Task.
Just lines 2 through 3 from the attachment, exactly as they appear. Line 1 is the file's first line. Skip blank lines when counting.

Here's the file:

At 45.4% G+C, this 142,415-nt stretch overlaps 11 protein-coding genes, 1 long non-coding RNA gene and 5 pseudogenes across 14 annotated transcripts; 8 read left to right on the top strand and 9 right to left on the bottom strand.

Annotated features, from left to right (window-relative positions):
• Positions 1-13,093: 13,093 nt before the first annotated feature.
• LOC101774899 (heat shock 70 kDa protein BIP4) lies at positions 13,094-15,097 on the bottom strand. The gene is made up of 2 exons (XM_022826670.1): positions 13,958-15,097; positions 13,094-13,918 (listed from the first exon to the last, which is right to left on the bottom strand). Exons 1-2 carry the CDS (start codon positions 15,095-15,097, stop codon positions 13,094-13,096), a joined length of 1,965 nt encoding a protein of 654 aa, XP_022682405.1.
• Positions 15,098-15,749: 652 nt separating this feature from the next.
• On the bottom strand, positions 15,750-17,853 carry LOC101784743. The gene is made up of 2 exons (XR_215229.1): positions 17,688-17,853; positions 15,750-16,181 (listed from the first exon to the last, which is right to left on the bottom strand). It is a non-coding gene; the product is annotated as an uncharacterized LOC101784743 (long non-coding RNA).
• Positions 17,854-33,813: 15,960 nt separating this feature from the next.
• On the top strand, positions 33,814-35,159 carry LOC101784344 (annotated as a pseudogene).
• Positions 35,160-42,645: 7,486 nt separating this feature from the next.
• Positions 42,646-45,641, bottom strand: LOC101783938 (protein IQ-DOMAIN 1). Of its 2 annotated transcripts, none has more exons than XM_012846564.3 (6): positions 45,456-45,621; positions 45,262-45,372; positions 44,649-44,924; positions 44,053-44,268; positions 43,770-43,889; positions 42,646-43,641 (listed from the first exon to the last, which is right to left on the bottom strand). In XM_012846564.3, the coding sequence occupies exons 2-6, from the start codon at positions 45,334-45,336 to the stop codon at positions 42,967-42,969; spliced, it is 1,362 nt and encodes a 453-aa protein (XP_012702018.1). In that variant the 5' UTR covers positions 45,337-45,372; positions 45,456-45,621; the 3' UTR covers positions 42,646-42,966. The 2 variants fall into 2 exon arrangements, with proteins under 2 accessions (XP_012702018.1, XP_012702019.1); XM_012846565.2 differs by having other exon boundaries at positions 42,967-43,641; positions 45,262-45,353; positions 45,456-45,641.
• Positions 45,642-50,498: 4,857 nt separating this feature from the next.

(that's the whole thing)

Annotated features, from left to right (window-relative positions):
• Positions 1-13,093: 13,093 nt before the first annotated feature.